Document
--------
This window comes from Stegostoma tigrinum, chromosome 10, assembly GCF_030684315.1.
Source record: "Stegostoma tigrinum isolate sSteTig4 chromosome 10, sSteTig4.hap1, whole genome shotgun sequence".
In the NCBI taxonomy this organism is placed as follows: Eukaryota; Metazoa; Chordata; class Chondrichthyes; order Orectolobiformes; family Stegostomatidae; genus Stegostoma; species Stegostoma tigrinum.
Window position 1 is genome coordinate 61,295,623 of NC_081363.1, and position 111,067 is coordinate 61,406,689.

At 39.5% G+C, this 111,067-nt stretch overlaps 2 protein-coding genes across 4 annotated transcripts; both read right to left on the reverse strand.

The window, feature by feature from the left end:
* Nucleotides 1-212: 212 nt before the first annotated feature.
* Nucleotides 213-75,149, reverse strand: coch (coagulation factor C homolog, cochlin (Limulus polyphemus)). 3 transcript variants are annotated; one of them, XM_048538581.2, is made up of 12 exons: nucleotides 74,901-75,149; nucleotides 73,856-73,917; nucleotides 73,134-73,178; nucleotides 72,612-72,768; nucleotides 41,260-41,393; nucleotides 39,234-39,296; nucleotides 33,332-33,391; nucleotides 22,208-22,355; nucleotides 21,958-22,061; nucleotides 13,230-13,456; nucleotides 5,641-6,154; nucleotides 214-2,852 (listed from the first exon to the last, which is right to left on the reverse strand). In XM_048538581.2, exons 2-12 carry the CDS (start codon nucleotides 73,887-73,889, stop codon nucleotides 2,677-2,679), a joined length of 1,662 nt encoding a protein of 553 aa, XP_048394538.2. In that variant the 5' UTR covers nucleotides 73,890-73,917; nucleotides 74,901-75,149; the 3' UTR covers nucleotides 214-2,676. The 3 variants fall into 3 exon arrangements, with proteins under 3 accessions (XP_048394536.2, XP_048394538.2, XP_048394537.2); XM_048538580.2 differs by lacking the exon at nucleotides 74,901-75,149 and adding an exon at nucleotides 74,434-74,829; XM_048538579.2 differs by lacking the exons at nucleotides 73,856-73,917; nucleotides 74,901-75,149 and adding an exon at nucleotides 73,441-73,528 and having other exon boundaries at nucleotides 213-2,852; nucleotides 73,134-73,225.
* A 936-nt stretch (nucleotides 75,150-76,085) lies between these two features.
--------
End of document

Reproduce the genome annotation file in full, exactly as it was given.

This window comes from Stegostoma tigrinum, chromosome 10, assembly GCF_030684315.1.
Source record: "Stegostoma tigrinum isolate sSteTig4 chromosome 10, sSteTig4.hap1, whole genome shotgun sequence".
In the NCBI taxonomy this organism is placed as follows: Eukaryota; Metazoa; Chordata; class Chondrichthyes; order Orectolobiformes; family Stegostomatidae; genus Stegostoma; species Stegostoma tigrinum.
Window position 1 is genome coordinate 61,295,623 of NC_081363.1, and position 111,067 is coordinate 61,406,689.

At 39.5% G+C, this 111,067-nt stretch overlaps 2 protein-coding genes across 4 annotated transcripts; both read right to left on the reverse strand.

The window, feature by feature from the left end:
* Nucleotides 1-212: 212 nt before the first annotated feature.
* Nucleotides 213-75,149, reverse strand: coch (coagulation factor C homolog, cochlin (Limulus polyphemus)). 3 transcript variants are annotated; one of them, XM_048538581.2, is made up of 12 exons: nucleotides 74,901-75,149; nucleotides 73,856-73,917; nucleotides 73,134-73,178; nucleotides 72,612-72,768; nucleotides 41,260-41,393; nucleotides 39,234-39,296; nucleotides 33,332-33,391; nucleotides 22,208-22,355; nucleotides 21,958-22,061; nucleotides 13,230-13,456; nucleotides 5,641-6,154; nucleotides 214-2,852 (listed from the first exon to the last, which is right to left on the reverse strand). In XM_048538581.2, exons 2-12 carry the CDS (start codon nucleotides 73,887-73,889, stop codon nucleotides 2,677-2,679), a joined length of 1,662 nt encoding a protein of 553 aa, XP_048394538.2. In that variant the 5' UTR covers nucleotides 73,890-73,917; nucleotides 74,901-75,149; the 3' UTR covers nucleotides 214-2,676. The 3 variants fall into 3 exon arrangements, with proteins under 3 accessions (XP_048394536.2, XP_048394538.2, XP_048394537.2); XM_048538580.2 differs by lacking the exon at nucleotides 74,901-75,149 and adding an exon at nucleotides 74,434-74,829; XM_048538579.2 differs by lacking the exons at nucleotides 73,856-73,917; nucleotides 74,901-75,149 and adding an exon at nucleotides 73,441-73,528 and having other exon boundaries at nucleotides 213-2,852; nucleotides 73,134-73,225.
* A 936-nt stretch (nucleotides 75,150-76,085) lies between these two features.